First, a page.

Sad Truths About Life Which No One Wants To Admit
“Today we are living longer and retiring earlier,… Rather than fading into the sunset, we have time to rediscover our personal uniqueness, deepen relationships, and question the mysteries of life.”
– Douglas Fletcher
What is The Truth About Life: We all think that we know a lot about life but the stark reality is that we know nothing about it. Throughout our life, we live in an illusion which most often seems real to our eyes. And the problem is not that we do not understand the reality of life. The problem is that we intentionally like to turn our gaze away from reality.
So that the bitter truth of reality may not assault the delightful virtual world of our dreams. This eloquent piece on the truth about life was written by George Carlin, a famous comedian of the 70s and 80s. It shows the appropriate reality of our times which we have forgotten because of blind race after modernity.
Do You Know The Great Paradox of Our Times
1. The paradox of our times in history is that we have taller buildings but shorter tempers, wider freeways but narrower viewpoints. We spend more but have less, we buy more but enjoy less. We have bigger houses and smaller families, more conveniences but less time.
2. We have more degrees but less sense, more knowledge but less judgment, more experts yet more problems, more medicines but less wellness.
3. We drink too much, smoke too much, spend too recklessly, laugh too little, drive too fast, get too angry, stay up too late, get up too tired, read too little, watch TV too much, and pray too seldom.
4. We have multiplied our possessions but reduced our values. We talk too much, love too seldom, and hate too often.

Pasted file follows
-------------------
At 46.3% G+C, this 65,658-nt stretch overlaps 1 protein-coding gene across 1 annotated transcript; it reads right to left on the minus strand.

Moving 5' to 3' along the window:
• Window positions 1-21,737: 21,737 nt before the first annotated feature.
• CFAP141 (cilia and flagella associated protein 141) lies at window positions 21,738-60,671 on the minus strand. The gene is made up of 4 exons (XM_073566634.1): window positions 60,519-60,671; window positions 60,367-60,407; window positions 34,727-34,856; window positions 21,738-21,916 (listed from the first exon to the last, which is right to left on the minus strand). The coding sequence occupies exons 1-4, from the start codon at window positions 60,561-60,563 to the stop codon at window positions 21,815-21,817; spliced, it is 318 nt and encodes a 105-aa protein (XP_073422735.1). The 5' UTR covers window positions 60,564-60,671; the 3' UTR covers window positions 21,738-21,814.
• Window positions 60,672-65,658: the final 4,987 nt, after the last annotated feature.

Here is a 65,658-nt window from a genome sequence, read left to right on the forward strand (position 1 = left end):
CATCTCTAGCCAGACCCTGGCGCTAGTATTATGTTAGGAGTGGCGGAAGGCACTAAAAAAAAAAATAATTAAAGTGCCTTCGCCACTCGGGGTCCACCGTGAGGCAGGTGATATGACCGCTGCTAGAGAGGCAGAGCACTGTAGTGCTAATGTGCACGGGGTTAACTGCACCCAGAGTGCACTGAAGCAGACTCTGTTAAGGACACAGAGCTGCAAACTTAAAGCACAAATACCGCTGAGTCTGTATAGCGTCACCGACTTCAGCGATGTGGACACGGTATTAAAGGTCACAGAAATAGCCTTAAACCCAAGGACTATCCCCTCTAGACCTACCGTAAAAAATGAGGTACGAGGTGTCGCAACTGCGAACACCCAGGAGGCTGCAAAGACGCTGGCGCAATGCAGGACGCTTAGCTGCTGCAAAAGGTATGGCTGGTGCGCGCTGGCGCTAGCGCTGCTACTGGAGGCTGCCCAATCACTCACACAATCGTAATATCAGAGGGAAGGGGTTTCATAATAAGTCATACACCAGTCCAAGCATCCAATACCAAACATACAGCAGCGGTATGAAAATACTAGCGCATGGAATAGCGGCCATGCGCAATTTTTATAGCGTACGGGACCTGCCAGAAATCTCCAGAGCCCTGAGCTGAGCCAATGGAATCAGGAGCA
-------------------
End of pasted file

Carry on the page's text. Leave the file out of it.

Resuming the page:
5. We have learned how to make a living but not a life. We have added years to life, not life to years.
6. We write more but learn less. We plan more but accomplish less. We have learned to rush but not to wait.
What Is The Irrefutable Reality of Our Times
7. We have been all the way to the moon and back but have trouble crossing the street to meet a new neighbor. We conquered outer space but not inner space.
8. We’ve done larger things but not better things. We have cleaned up the air but polluted the soul. We have conquered the atom but not our prejudice.
9. We build more computers to hold more information, to produce more copies than ever but we communicate less and less.
10. These are the times of fast foods and slow digestion, big men and small character, steep profits, and shallow relationships.
11. These are the days of two incomes but more divorce, fancier houses but broken homes.
12. These are days of quick trips, disposable diapers, throwaway morality, one-night stands, overweight bodies, and pills that do everything from cheer, to quiet, to kill.
13. It is a time when there is much in the showroom window and nothing in the stockroom.
Harsh Truths About Life We All Need To Remember
Truths About Life That Will Change Your Thinking
14. We all have a limited time in this world. And what an irony, we know nothing about the real deadline. So remember to spend some time with your loved ones because they are not going to be around forever.
15. Remember to say, “I Love You” to your partner and your loved ones but most of all mean it. A kiss and an embrace will mend hurt when it comes from deep inside of you.
16. Remember to give a warm hug to the one next to you because that is the only treasure you can give with your heart and it doesn’t cost a cent.
17. Remember to say a kind word to someone who looks up to you in awe because that little person soon will grow up and leave your side.
18. Remember to hold hands and cherish the moment for somebody that person will not be there again.
19. Give time to love, give time to speak! And give time to share the precious thoughts in your mind.
And Always Remember:
20. Life is not measured by the number of breaths we take but by the moments that take our breath away.
“True happiness cannot be bought. Nor can it be found in expensive possessions or the achievements you’ve had. You must have the wisdom to discern the difference between fleeting happiness and true joy.”